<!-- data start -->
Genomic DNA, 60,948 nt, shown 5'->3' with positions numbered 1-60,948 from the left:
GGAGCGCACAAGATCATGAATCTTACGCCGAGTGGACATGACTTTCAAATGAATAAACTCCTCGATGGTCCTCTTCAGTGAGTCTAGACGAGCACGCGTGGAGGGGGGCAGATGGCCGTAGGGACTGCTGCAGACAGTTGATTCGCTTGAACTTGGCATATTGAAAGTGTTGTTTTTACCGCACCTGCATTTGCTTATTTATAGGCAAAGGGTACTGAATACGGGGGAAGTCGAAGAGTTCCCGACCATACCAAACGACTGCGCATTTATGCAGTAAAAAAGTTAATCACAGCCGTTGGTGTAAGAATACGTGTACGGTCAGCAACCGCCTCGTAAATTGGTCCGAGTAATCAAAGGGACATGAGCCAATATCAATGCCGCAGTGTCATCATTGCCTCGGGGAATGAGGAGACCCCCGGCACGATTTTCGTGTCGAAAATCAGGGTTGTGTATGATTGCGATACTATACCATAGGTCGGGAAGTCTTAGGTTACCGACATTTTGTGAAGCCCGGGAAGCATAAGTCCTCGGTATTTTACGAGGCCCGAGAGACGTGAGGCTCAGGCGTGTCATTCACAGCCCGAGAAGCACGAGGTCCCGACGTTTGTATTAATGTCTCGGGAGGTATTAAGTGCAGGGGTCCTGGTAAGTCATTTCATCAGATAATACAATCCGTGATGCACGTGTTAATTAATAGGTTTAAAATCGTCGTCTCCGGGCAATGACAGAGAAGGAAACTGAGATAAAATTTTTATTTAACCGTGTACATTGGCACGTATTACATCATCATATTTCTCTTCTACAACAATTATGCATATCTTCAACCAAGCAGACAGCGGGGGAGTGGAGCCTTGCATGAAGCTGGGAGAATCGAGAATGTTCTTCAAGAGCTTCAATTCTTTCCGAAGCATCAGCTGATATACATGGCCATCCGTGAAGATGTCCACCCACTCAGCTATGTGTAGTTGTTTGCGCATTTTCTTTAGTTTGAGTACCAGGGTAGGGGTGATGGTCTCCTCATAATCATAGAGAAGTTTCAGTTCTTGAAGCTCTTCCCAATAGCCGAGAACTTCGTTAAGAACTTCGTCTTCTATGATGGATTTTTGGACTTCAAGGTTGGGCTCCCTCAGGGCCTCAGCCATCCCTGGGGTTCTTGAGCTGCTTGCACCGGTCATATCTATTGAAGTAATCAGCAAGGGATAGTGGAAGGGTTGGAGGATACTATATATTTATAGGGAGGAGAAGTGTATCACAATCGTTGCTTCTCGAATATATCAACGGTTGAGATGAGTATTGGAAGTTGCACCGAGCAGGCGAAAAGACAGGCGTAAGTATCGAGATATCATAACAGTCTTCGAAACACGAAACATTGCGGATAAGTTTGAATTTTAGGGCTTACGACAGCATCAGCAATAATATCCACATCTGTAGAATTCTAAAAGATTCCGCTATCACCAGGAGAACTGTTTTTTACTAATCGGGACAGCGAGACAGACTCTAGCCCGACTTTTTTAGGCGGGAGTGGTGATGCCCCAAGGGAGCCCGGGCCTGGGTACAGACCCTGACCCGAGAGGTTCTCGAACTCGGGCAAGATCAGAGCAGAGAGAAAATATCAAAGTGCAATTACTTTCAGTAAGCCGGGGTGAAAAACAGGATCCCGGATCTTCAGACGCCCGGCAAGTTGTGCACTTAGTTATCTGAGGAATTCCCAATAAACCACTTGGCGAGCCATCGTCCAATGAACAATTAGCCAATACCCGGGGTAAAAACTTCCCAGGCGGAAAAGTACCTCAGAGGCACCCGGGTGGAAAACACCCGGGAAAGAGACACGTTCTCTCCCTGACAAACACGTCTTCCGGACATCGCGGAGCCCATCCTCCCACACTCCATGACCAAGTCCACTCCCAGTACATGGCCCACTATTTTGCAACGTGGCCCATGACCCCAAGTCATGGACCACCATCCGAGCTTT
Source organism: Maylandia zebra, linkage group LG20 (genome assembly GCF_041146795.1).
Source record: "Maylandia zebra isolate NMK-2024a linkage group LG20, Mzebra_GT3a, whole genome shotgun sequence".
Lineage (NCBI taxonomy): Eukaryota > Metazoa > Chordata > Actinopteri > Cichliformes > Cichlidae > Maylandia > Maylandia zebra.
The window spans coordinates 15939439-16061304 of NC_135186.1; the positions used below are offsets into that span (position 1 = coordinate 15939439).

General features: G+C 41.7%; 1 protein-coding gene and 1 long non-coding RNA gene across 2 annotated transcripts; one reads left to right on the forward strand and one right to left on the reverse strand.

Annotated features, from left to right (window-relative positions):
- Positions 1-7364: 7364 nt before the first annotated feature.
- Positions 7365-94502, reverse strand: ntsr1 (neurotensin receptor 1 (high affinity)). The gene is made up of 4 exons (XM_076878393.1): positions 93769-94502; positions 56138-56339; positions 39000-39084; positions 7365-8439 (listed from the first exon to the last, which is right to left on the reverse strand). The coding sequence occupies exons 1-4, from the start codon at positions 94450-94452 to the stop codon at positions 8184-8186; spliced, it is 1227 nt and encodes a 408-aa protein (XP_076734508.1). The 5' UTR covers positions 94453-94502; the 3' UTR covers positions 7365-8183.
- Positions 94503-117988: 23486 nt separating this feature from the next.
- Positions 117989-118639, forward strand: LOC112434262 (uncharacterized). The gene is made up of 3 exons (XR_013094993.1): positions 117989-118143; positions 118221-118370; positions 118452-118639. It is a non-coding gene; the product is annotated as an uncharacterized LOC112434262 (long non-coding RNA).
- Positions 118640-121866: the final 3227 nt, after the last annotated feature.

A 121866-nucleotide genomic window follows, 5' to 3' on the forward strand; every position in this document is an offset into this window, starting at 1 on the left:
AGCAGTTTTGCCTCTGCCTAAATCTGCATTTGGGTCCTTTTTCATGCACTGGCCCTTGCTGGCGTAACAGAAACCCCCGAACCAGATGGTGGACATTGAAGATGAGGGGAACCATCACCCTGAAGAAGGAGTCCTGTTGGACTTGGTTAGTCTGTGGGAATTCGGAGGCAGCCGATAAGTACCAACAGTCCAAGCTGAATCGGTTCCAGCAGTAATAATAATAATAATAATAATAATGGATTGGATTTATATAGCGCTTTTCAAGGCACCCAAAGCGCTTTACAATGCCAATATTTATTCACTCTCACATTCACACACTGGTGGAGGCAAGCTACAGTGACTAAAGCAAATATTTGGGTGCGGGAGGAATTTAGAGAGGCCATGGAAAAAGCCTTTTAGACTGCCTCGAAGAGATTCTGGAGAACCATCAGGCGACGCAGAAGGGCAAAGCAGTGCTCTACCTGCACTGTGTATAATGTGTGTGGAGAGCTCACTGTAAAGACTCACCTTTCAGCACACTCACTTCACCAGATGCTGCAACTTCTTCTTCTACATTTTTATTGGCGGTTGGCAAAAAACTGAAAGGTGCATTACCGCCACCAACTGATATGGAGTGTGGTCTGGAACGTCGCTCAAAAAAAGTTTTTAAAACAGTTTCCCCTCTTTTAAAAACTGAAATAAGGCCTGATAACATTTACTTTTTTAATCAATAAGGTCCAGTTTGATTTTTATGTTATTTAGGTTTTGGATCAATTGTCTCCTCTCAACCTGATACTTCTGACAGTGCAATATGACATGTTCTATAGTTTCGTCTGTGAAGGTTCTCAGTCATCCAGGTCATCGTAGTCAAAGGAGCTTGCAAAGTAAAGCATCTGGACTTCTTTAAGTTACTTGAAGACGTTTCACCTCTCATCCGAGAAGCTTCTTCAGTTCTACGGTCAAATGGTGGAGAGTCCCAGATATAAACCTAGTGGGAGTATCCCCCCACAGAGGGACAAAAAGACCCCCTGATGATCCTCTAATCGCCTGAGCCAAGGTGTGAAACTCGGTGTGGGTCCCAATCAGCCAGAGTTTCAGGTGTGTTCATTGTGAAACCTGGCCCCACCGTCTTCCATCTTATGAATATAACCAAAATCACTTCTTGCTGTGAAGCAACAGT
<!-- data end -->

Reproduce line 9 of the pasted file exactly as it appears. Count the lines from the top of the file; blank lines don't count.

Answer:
- Positions 1-7364: 7364 nt before the first annotated feature.